Click on images to enlarge
habit (Photo: Sheldon Navie)
close-up of stem with star-shaped hairs (Photo: Sheldon Navie)
close-up of lower leaf (Photo: Sheldon Navie)
upper leaves and flowers (Photo: Sheldon Navie)
close-up of flower (Photo: Sheldon Navie)
close-up of immature fruit (Photo: Sheldon Navie)
seedling (Photo: Sheldon Navie)
Malva linnaei M.F. Ray
Lavatera cretica L.
Cornish mallow, Cretan hollyhock, Cretan mallow, lesser tree mallow, small tree mallow, smaller tree mallow, smaller tree-mallow
Native to northern Africa (i.e. Algeria, Egypt, Libya, Morocco and Tunisia), the Azores, the Madeira Islands, the Canary Islands, southern Europe (i.e. France, Portugal, Spain, Albania, Greece, Italy and Yugoslavia) and western Asia.
Widely naturalised in the coastal districts of southern Australia (i.e. near Sydney in central New South Wales, in southern Victoria, in Tasmania, in southern South Australia and in south-western Western Australia).
Also naturalised in south-western USA (i.e. California) and New Zealand.
Cretan mallow (Malva linnaei) is regarded as a minor environmental weed in Western Australia, Tasmania and Victoria. This species has escaped cultivation and become a weed of coastal areas in the temperate regions of Australia.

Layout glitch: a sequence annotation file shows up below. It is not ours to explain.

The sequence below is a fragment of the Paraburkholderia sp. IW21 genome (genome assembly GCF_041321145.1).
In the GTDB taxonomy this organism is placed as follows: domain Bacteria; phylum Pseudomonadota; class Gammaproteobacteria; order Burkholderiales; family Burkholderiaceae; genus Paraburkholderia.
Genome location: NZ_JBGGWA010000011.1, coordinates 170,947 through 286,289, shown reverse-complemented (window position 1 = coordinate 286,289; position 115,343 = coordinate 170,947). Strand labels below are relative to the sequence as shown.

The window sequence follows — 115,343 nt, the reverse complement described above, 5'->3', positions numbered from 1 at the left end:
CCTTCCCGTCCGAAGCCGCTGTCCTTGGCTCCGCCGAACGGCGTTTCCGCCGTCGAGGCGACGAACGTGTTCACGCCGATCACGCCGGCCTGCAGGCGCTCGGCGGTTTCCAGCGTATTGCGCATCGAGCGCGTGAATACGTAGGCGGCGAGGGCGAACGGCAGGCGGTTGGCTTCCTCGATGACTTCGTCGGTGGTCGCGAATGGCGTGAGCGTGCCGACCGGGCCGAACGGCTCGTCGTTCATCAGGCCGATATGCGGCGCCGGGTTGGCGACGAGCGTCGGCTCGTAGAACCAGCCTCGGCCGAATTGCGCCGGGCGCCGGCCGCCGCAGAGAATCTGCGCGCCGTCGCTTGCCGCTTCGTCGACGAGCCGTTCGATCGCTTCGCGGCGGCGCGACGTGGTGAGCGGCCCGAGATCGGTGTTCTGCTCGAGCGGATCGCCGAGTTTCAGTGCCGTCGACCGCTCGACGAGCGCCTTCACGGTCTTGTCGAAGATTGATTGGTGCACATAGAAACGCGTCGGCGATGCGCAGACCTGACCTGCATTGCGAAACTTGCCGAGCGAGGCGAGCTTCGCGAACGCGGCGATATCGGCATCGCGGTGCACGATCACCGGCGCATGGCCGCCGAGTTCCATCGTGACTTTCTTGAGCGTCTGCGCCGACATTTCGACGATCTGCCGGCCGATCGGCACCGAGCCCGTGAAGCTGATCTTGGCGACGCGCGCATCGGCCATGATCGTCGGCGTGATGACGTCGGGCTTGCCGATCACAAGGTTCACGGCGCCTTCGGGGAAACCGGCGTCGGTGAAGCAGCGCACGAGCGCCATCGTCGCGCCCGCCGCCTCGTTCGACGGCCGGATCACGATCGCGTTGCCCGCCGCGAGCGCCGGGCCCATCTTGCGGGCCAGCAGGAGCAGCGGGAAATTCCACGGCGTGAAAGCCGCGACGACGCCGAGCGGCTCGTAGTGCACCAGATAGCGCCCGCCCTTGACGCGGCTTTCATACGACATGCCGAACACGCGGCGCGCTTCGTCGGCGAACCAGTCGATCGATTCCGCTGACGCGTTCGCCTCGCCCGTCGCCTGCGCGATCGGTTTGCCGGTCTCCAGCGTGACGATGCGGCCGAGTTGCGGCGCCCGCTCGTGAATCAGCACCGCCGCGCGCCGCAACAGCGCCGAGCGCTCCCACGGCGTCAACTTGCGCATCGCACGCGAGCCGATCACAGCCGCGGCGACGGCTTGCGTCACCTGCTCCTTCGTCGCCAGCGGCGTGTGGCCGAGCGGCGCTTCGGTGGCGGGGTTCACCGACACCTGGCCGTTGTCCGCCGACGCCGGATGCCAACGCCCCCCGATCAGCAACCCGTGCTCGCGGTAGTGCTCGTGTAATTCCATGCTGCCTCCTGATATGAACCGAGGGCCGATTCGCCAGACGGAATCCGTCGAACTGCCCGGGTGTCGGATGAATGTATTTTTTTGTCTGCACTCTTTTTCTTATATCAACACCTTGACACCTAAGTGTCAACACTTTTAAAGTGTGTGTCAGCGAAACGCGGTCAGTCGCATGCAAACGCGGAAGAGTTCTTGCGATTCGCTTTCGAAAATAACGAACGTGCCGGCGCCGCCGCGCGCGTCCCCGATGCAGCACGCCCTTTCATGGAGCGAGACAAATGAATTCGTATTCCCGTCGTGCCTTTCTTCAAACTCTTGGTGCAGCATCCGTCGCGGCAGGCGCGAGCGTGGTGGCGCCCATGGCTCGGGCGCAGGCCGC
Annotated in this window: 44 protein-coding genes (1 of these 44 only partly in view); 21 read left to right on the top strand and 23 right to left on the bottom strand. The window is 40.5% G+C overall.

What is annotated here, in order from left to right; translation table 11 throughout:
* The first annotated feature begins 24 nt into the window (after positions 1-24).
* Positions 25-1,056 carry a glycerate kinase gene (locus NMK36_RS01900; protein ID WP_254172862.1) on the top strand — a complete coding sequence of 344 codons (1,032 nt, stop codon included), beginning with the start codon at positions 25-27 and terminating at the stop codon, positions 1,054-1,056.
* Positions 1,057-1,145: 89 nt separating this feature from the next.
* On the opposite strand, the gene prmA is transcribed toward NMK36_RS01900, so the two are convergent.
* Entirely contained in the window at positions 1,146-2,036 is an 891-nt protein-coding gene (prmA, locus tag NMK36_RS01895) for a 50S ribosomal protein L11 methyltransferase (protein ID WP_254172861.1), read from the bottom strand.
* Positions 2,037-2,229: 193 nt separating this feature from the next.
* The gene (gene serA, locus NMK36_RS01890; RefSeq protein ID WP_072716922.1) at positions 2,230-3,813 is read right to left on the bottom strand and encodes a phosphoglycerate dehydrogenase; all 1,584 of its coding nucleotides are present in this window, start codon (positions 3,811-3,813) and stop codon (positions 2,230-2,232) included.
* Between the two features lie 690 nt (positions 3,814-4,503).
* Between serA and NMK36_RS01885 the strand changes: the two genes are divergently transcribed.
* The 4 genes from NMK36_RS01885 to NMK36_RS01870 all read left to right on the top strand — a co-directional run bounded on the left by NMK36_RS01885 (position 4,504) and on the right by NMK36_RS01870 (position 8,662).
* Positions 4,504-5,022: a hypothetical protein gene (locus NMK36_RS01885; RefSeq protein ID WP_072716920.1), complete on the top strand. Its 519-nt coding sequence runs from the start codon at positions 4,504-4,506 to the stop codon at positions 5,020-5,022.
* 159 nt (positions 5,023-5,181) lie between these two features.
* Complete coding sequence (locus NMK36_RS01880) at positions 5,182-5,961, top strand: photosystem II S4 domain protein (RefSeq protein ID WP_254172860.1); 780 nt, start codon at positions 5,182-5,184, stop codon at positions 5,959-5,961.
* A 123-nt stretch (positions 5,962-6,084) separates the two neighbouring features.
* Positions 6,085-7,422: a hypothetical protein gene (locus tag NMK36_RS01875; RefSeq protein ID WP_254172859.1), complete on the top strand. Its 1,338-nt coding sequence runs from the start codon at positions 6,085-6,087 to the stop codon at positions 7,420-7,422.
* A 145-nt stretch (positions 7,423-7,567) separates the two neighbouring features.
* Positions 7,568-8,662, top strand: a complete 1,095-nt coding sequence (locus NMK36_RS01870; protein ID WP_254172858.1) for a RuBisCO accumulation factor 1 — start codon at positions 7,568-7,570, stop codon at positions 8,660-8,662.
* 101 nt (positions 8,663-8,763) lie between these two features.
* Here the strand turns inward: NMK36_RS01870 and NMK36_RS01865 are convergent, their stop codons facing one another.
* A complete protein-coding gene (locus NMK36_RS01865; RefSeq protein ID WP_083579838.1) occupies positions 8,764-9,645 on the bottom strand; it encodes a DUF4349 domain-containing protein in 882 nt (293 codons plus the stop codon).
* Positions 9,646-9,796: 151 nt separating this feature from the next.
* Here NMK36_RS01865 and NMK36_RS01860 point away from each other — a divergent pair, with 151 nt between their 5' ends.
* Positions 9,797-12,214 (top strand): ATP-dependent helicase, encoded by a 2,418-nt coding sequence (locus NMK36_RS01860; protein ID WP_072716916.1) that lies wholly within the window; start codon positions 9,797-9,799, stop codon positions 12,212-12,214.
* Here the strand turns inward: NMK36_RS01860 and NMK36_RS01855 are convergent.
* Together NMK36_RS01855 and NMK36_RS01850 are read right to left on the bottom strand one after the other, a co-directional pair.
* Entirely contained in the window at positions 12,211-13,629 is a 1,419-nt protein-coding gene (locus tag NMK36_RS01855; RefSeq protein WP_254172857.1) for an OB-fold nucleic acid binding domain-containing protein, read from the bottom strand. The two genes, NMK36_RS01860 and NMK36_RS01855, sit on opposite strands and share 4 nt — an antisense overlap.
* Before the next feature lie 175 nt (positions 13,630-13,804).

It is probably most common in Western Australia, where it is mainly found on beaches and offshore islands between Shark Bay and Busselton (e.g. at Toby Inlet and Associated Wetlands at Busselton). It also grows in along roadsides, in waste areas, and in undisturbed natural vegetation (e.g. grasslands, open woodlands and riparian areas) near the coast.
Cretan mallow (Malva linnaei) is not regarded as a serious problem in other parts of Australia. However, it has been reported from waste places and roadsides in South Australia, from King Island and other mainland areas in Tasmania, and from disturbed sites in the inner western suburbs of Sydney in New South Wales. In Victoria, Cretan mallow (Malva linnaei) has been recorded in remnant natural vegetation in Boroondara City in suburban Melbourne, from marine and wildlife reserves in the Swan Bay area, and in the Gippsland Plain bioregion.
Fact sheets are available from Department of Employment, Economic Development and Innovation (DEEDI) service centres and our Customer Service Centre (telephone 13 25 23). Check our website at www.biosecurity.qld.gov.au to ensure you have the latest version of this fact sheet. The control methods referred to in this fact sheet should be used in accordance with the restrictions (federal and state legislation, and local government laws) directly or indirectly related to each control method. These restrictions may prevent the use of one or more of the methods referred to, depending on individual circumstances. While every care is taken to ensure the accuracy of this information, DEEDI does not invite reliance upon it, nor accept responsibility for any loss or damage caused by actions based on it.
Copyright © 2016. All rights reserved. Identic Pty Ltd. Special edition of Environmental Weeds of Australia for Biosecurity Queensland.
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